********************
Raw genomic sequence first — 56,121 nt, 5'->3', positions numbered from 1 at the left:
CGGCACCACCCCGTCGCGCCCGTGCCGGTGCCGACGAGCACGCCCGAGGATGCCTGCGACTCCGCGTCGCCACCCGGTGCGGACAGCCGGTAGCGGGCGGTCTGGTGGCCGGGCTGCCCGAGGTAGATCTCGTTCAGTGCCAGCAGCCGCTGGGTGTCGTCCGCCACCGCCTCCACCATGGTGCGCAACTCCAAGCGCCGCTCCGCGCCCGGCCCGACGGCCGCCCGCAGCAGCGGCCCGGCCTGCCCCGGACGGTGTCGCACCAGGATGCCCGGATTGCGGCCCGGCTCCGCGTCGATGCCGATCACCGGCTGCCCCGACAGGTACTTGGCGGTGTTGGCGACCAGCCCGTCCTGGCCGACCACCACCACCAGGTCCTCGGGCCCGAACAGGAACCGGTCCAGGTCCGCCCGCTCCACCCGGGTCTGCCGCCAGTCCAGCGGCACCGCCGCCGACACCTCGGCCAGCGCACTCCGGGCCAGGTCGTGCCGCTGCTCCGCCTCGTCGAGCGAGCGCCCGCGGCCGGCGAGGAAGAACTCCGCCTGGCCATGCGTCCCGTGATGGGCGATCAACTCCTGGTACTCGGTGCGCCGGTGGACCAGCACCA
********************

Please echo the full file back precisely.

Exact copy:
Raw genomic sequence first — 56,121 nt, 5'->3', positions numbered from 1 at the left:
CGGCACCACCCCGTCGCGCCCGTGCCGGTGCCGACGAGCACGCCCGAGGATGCCTGCGACTCCGCGTCGCCACCCGGTGCGGACAGCCGGTAGCGGGCGGTCTGGTGGCCGGGCTGCCCGAGGTAGATCTCGTTCAGTGCCAGCAGCCGCTGGGTGTCGTCCGCCACCGCCTCCACCATGGTGCGCAACTCCAAGCGCCGCTCCGCGCCCGGCCCGACGGCCGCCCGCAGCAGCGGCCCGGCCTGCCCCGGACGGTGTCGCACCAGGATGCCCGGATTGCGGCCCGGCTCCGCGTCGATGCCGATCACCGGCTGCCCCGACAGGTACTTGGCGGTGTTGGCGACCAGCCCGTCCTGGCCGACCACCACCACCAGGTCCTCGGGCCCGAACAGGAACCGGTCCAGGTCCGCCCGCTCCACCCGGGTCTGCCGCCAGTCCAGCGGCACCGCCGCCGACACCTCGGCCAGCGCACTCCGGGCCAGGTCGTGCCGCTGCTCCGCCTCGTCGAGCGAGCGCCCGCGGCCGGCGAGGAAGAACTCCGCCTGGCCATGCGTCCCGTGATGGGCGATCAACTCCTGGTACTCGGTGCGCCGGTGGACCAGCACCA